No Regard for Irregardless
Posted by languageandgrammar on March 26, 2008
I had a relative who used to say irregardless every time she should have been saying regardless, but because I was a child, I knew that I wasn’t allowed to correct her. Well, that was a long time ago, and I can now sum up in one short sentence what I was thinking every single time I heard this grammar error: Irregardless isn’t a word; the word is regardless.
By saying irregardless, you’re saying the opposite of what you really mean; regardless already means despite or without regard, and the prefix –ir is a negative, so irregardless would mean not despite or not without regard, which is completely illogical.
Here’s an example: I’m going to quit my job irregardless of the consequences. This means I’m going to quit without not having any regard for the consequences or not despite the consequences.
What you want to say is I’m going to quit my job regardless of the consequences, which means I’m going to quit without any regard for the consequences or despite the consequences.
I see that irregardless is in more modern dictionaries as non-standard (it should be in there as substandard), and one online dictionary says that it is used instead of the correct word, regardless, in casual speech and writing and sometimes even by more educated people even though it’s considered to be a grammar faux-pas. That is a perfect example of what I’ve said on many occasions and what Paul has said on many occasions: Just because it’s in the dictionary doesn’t mean that it’s correct, and just because someone who is considered to be intelligent uses it doesn’t mean that it’s correct. You have to look beyond that to decipher what’s really going on.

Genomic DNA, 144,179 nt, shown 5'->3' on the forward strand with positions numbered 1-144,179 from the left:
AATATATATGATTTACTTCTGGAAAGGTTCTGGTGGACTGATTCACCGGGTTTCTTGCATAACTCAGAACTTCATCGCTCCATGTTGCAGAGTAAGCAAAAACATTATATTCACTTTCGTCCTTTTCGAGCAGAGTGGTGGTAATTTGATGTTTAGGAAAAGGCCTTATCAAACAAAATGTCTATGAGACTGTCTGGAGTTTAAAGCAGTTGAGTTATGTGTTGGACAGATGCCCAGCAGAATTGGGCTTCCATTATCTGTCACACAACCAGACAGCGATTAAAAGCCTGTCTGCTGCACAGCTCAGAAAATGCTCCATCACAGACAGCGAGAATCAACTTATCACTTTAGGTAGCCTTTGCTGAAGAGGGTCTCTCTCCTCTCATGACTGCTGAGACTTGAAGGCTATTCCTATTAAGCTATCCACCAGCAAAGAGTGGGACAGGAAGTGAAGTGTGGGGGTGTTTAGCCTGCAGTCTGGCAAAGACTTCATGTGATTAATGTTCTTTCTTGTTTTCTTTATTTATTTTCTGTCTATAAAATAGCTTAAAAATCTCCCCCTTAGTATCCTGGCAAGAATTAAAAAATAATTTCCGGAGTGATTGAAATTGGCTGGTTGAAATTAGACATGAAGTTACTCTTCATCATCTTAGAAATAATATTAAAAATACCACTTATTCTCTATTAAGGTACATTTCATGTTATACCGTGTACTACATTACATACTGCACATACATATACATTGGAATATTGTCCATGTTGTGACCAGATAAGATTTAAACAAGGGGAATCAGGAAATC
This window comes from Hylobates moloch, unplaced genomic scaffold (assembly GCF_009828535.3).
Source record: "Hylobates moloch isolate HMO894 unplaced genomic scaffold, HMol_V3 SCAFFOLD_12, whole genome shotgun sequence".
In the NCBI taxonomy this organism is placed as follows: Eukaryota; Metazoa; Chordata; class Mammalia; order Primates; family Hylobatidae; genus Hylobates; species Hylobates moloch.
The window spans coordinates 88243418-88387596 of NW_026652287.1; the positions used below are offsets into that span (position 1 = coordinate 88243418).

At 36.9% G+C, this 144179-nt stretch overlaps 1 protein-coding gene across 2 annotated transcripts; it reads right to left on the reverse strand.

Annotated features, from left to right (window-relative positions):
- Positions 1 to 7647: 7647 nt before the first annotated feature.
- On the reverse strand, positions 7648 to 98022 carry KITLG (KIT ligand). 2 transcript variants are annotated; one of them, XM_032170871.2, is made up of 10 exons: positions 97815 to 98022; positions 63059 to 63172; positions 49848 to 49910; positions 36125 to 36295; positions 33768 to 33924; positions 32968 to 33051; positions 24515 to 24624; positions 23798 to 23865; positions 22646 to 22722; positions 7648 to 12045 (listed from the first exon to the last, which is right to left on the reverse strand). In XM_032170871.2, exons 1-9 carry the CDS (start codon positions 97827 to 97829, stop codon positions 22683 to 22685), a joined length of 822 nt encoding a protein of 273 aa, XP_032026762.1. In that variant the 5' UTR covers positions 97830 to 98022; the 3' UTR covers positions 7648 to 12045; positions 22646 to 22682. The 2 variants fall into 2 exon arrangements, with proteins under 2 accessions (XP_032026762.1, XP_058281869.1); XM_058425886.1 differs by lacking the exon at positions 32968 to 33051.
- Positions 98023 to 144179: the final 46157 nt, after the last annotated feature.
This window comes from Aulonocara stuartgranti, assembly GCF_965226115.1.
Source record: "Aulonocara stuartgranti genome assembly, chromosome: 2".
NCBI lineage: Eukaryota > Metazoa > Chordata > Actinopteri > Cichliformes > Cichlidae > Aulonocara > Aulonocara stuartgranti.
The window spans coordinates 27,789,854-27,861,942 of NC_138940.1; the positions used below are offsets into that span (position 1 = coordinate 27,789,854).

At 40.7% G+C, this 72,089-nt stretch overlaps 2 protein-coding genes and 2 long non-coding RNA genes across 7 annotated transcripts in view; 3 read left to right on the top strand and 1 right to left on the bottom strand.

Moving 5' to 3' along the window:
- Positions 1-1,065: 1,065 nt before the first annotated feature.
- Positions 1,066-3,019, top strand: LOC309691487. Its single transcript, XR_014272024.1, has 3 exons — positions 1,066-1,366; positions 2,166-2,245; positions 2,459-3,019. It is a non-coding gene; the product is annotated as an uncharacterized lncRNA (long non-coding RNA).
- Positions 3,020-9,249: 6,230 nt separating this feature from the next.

As I like to say, irregardless is not a word regardless of its presence in the dictionary—period.
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